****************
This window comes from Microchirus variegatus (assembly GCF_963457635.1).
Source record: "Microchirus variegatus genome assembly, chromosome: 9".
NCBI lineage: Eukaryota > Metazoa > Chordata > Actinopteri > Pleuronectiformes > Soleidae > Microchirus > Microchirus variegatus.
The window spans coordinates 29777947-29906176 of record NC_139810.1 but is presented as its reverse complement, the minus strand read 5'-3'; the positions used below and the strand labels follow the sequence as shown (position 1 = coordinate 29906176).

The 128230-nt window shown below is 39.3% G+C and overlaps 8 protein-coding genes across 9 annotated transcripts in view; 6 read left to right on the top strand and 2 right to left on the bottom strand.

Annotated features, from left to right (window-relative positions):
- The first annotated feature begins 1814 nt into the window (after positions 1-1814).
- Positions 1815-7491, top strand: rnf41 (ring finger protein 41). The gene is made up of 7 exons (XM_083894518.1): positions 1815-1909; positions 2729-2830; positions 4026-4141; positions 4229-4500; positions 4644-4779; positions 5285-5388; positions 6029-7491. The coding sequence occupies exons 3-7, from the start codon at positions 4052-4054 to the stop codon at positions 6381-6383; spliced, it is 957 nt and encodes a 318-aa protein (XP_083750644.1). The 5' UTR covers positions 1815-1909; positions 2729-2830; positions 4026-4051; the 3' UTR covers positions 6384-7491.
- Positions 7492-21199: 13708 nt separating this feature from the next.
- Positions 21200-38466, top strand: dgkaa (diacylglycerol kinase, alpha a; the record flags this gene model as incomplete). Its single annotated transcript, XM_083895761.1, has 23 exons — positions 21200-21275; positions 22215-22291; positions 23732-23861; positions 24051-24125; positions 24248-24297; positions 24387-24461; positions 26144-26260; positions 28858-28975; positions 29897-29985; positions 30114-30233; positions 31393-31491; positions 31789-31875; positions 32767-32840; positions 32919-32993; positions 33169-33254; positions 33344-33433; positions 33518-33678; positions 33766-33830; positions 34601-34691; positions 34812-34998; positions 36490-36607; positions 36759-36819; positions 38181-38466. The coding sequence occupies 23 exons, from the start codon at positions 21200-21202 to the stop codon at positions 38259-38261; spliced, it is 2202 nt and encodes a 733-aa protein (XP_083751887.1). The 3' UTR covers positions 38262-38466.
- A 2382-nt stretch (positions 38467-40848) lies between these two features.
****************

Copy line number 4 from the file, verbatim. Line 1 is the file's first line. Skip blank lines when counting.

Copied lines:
The window spans coordinates 29777947-29906176 of record NC_139810.1 but is presented as its reverse complement, the minus strand read 5'-3'; the positions used below and the strand labels follow the sequence as shown (position 1 = coordinate 29906176).